Moreover, they partner with corporate America, big tech, and the mass media to stifle dissent and raise capital with no accountability. In return for donations, these self-styled activist groups turn a blind eye to the hypocrisy of Nike calling for social and racial justice in the United States while standing accused of benefitting from forced labor and other human rights abuses perpetrated by the Chinese Communist Party. Individuals like me who oppose this particular leftist ideology are irredeemable and must be ostracized and controlled by a therapeutic surveillance society run by modern liberal lunatics. As a liberal arts major, it was customary for Columbia to emphasize relatively new ideas like diversity, equity, and inclusion (DEI), critical race theory, and anti-racism in every aspect of my life at Columbia. By my final year (2017), these ideologies, formerly the domain of the humanities, infiltrated the fields of science, technology, engineering, and mathematics, commonly known as STEM. In one of my last research papers, I cited the work of sociologist Charles Murray, specifically his book Losing Ground, which argues that rather than benefit from them, the social programs of Johnson’s Great Society made things worse for the poor and minorities. I received an A on the paper, but my professor chastised me for referencing Charles Murray in my essay. He asked if I knew about The Bell Curve, Murray’s most controversial work, which examined racial differences in IQ scores and documented the emergence of a cognitive elite. I told him that the book was my introduction to Murray’s work. In the book, Murray concluded that Asian Americans have a higher mean IQ than white Americans, who outscore Black Americans. My professor questioned Murray’s methodology and, ultimately, his conclusions, but what upset him more was the motivation behind the research. He argued that Murray’s data was that it tacitly condoned the judgment of individuals based on race. Using his exact argument and redirecting it toward him, I asserted that I feel the same way when professors and academics judge me because I am an older, white cisgender male and accuse me of being a racist and a white supremacist or categorize Black Americans as “Uncle Tom” when they reject critical social justice or ideological conformity. Murray was one of the first right-leaning academics publicly criticized as a racist and thereafter sent to Bogeyland for deviant academics. Others, like Jordan Peterson and Paul Gottfried, followed. It was unacceptable when Peterson experienced tremendous success on YouTube after his fellow professors pushed him out of academia. They responded along the lines of, “ I never knew how many racists were on YouTube,” rather than thinking that perhaps they were wrong about our society’s moral and ethical issues and how they might be solved.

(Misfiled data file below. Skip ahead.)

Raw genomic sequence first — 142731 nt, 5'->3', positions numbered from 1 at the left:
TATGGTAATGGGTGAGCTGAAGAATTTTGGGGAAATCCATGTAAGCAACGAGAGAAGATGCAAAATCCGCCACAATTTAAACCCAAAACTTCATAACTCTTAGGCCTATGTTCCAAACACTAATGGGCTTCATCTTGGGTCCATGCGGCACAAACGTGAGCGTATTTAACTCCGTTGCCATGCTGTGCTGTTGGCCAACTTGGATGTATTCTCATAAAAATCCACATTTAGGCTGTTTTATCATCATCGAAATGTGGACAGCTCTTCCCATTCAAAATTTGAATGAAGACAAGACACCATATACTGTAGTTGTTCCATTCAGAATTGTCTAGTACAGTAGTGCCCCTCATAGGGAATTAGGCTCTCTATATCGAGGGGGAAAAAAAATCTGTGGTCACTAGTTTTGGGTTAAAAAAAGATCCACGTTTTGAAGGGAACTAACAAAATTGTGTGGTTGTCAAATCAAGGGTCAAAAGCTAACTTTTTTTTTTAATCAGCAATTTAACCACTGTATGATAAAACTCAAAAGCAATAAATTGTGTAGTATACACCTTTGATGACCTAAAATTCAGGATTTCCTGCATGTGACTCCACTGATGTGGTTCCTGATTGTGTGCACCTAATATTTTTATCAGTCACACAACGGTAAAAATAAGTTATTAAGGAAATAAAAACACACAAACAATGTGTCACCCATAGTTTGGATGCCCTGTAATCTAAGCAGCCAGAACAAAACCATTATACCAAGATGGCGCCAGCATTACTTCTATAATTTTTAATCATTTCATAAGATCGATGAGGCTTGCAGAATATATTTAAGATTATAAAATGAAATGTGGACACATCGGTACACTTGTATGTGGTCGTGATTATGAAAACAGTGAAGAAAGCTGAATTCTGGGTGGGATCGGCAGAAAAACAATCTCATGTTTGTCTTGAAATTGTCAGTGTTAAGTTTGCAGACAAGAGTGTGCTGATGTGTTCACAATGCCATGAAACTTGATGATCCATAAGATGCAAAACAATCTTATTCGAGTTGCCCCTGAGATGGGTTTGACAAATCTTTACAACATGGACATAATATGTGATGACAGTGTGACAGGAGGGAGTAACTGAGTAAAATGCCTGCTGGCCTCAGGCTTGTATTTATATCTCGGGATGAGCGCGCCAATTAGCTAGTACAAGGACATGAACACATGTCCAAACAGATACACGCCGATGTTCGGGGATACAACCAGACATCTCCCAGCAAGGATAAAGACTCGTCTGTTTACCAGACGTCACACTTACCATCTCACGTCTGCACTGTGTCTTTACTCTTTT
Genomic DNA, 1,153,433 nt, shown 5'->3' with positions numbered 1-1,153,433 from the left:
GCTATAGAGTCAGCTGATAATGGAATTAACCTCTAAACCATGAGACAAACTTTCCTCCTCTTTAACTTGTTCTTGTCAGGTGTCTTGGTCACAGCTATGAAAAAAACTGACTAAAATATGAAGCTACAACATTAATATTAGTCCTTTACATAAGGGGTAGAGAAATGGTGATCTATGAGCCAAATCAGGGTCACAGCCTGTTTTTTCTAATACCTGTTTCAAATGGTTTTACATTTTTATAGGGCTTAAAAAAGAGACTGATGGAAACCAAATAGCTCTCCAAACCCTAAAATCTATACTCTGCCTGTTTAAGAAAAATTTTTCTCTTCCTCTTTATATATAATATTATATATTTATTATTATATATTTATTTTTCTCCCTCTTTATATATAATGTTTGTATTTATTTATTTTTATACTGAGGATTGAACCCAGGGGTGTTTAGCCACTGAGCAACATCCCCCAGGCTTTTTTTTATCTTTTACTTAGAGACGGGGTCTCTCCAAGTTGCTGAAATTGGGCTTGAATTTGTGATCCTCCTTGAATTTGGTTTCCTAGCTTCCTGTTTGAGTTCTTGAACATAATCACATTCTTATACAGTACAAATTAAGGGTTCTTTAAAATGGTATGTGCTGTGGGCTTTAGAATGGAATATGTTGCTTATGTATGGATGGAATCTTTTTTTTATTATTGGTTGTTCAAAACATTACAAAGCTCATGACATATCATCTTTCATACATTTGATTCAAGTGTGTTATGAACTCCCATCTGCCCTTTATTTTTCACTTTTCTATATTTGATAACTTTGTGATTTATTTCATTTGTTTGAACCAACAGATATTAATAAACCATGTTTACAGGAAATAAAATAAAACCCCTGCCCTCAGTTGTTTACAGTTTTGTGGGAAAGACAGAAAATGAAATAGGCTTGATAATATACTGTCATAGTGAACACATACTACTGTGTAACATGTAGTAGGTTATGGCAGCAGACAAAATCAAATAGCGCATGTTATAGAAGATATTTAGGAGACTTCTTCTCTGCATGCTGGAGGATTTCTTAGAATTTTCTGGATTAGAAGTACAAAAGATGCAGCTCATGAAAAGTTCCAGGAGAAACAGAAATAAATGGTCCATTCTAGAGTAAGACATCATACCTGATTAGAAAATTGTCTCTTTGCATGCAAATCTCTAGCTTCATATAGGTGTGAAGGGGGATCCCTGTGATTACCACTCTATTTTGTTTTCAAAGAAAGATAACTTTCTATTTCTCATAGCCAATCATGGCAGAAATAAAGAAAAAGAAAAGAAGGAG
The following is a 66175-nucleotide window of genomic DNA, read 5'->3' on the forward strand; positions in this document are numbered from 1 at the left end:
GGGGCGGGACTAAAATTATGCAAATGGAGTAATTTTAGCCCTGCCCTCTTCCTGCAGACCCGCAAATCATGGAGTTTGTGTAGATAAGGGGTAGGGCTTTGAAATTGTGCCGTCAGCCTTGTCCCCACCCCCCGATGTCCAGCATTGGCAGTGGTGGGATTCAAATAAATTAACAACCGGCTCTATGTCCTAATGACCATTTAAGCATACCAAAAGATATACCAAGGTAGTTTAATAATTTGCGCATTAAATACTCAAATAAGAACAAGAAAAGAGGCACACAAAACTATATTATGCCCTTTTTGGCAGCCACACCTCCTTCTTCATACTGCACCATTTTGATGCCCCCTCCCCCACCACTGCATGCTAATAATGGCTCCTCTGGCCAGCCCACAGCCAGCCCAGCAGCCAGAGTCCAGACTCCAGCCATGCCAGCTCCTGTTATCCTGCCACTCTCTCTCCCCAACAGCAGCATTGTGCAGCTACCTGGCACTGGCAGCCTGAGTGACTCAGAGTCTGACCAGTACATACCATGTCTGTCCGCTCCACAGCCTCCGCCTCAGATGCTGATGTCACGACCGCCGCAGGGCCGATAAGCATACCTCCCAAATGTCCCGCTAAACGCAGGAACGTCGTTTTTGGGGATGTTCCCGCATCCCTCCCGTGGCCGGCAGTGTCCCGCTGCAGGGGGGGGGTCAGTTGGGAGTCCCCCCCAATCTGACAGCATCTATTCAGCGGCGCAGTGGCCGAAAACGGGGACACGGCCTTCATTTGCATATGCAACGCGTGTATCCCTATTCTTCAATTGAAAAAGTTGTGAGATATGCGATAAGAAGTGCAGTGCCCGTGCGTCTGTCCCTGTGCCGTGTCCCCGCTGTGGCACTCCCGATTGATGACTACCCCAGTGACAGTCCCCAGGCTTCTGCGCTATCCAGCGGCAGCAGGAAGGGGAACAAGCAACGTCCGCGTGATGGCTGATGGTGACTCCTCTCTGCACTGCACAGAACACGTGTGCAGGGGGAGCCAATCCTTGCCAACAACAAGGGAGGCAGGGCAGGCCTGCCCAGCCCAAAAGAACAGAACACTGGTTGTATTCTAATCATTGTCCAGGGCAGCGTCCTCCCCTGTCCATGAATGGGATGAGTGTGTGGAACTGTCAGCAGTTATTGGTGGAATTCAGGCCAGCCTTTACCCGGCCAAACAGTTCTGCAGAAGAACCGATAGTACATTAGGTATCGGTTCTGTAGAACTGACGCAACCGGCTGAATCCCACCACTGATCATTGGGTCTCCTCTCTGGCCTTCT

Milton Friedman argued that “a society that puts equality- in the sense of equality of outcome-ahead of freedom will end up with neither equality nor freedom… the use of force to achieve equality will destroy freedom, and the force, introduced for good purposes, will end up in the hands of people who use it to promote their own interest.” If Friedman were alive today, he would be disappointed to learn we are moving in that direction. News networks of the cable news variety often portray a college education as worthless and the most prestigious universities as liberal indoctrination centers that shape young and malleable minds; the end goal is administering an education that aids a dominant elite aiming to impose ideological conformity, control, and economic dependence. As a recent college graduate, I would argue that colleges are not the brainwashing centers that the Right claims, and there are many students and professors that are independent thinkers. On the other hand, independent thinkers are under attack in academia by a Marcusian/ Gramscian liberal elite. This pseudo-liberal elite pretends to take on the mantle of the liberalism of the 1960s. Still, it undermines it while undoing the progress over the last 70 years. This feature is not an accident. This deception is the linchpin of this new brand of illiberalism. College administrations that ignore this and refuse to support professors with different viewpoints do so at their peril.
Education comes in two forms; the lessons learned while living your life and what you learn if you are lucky enough to attend college. What you learn in what some people call the School Of Life should be distinct from what you discover in college, and vice versa. The wise person realizes this and uses both types of education to their advantage. My life experience has taught me that sometimes the theories professed within the halls of academia fall apart when encountering the complex world in which we live. My college studies have been a dagger through the heart of America’s grandiose illusions about itself. Even though nothing I have ever aspired to lived up to my expectations, and I have often deviated off course, it has all been necessary to enable me to savor the meaning of education today. In this later phase of my life, education has given me everything, and I feel I must give it everything in return. I believe the world is neither as complex nor divided as portrayed. I can say this with absolute authority because everything I need to know about the world I learned and did not learn at Columbia University.